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Tagged: Polaroid


Posted by The Center on October 21, 2010

(Photo credit: Jo Bradford 7 Galaxies, 2009, 7 x Unique Photograms and Cliche Verres, made using meteorites and space dust.)

That’s right – UK photographer Jo Bradford produced these images with the assistance of meteorites and space dust.

She writes:

Working in my darkroom, I arrange meteorite fragments onto light sensitive paper, making several exposures, one for each colour. The space-dust blocks light during the exposures to create the stars in my galaxies. The creation process is a truly revelatory experience, my visual sense entirely detached by the darkness, the olfactory sense is amplified; the powerful metallic odour of the chondrites is intensely reminiscent of blood. Meteors are commonly associated with both the wonder of planetary formation and the terror of potentially cataclysmic extinction level events. Handling this interstellar dust I am intensely aware that the alien matter in my hands forms the very building blocks of everything we know.

When this work is presented without accompanying text, I am often asked, “What kind of telescope did you use to take these photos?” In considering the authenticity of my outcomes, the realism of the subject appears validated by the inherent perception of truth conferred by the photographic medium. When all is said and done, my pictures of the stars do posses some truth, as the direct indexical trace of the stardust used in their creation.

The pictures in this gallery are cameraless in their creation. Known as photograms, they are an obscure photographic printmaking technique that predates the invention of photography.

The demise (tho it has been somewhat resurrected) of Polaroid also hit home for Bradford. She has expanded her personal farewell to the cult film into a year long project – a Polaroid a day for 2010. You can follow the project at 365goodbyes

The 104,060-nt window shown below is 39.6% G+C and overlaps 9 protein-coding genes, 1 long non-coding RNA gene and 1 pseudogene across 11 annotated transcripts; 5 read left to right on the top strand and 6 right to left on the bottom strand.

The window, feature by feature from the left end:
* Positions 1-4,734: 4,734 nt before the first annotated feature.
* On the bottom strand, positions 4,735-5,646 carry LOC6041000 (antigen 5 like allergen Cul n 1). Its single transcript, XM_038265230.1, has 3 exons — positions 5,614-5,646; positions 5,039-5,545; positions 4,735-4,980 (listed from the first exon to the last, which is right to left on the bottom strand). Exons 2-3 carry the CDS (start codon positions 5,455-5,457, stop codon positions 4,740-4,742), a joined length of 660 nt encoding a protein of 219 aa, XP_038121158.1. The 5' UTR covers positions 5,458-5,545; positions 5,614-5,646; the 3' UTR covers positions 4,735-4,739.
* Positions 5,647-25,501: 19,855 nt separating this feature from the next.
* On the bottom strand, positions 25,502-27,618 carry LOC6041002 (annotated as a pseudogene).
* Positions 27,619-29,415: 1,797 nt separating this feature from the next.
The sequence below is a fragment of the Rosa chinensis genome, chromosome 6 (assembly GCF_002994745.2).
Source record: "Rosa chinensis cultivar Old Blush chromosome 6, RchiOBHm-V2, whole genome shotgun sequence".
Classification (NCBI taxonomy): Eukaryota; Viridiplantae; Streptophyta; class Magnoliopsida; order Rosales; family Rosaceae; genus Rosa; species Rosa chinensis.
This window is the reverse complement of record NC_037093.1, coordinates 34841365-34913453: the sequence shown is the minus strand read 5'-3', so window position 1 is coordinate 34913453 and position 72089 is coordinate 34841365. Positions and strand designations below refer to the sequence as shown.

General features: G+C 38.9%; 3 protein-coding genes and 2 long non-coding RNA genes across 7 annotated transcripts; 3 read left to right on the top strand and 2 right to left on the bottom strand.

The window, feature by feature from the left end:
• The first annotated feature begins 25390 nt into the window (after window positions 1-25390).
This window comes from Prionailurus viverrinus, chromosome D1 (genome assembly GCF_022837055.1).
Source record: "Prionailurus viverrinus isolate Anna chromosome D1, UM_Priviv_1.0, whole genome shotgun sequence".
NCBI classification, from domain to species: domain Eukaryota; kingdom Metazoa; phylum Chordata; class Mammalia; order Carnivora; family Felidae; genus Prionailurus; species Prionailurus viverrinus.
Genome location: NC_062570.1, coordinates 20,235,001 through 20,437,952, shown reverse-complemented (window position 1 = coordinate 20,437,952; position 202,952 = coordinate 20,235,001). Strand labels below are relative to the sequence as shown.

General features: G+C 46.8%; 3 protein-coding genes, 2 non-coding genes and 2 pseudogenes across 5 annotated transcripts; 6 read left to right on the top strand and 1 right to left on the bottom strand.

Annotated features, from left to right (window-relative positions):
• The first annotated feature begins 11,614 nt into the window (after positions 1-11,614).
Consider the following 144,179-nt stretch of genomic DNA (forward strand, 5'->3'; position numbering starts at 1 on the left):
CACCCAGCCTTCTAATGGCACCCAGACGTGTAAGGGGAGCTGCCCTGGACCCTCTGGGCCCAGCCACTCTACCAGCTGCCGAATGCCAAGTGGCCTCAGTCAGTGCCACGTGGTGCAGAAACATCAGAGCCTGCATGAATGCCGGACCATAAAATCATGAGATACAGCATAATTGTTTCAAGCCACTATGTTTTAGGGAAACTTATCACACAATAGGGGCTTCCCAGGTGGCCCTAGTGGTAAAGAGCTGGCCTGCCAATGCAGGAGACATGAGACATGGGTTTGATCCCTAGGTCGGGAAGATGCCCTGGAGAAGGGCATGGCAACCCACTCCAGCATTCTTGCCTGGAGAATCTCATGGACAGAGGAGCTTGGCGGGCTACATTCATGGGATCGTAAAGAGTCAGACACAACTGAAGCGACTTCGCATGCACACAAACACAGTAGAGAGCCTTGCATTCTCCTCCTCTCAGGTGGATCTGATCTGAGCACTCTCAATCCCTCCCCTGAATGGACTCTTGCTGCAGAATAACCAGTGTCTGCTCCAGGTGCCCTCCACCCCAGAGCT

See more of Jo’s work at

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Posted by The Center on March 1, 2010

(Photo Credit: Hunter by Jennifer Trausch)

“I chose an atypical way of working with the camera, eschewing control and extreme detail for highly selective focus and long exposures that are loose and gestural.”

Hunter, a photograph by Brooklyn-based artist Jennifer Trausch, was selected for the Director’s Selection in the Center’s “Elements of Water” exhibition. The image is from her Wilson’s Night Spot series. To approach this series, Trausch used a 20×24 Polaroid camera, which is one of only five in the world. Due to her “refrigerator-sized camera”, she had to interact with her subjects on a much different level than a standard hand-held camera affords. In her own words,

“The 235-pound camera is used primarily in static and controlled circumstances due to its size and the high-powered flashes needed to obtain the focus and detail associated with it … [it] profoundly altered how I experienced the region and how I interacted with my subjects. The camera looks like an enormous turn-of-the century field camera, and its unique and tactile presence disarms people.”

The relevance of photographing using this method is especially historically relevant because of Polaroid’s decision to discontinue production of all of its instant films, which may run out as early as 2011.

The Wilson’s Night Spot series is a part-documentary, part-constructed view of the American South. Capturing the South with a sense of freedom and exploration, Traush explains,

“Most of these trips were spent utterly lost, albeit intentionally so, freed to work off impressions and off the subtle details of each found place and interaction.”

More of Jennifer’s work can be found at:

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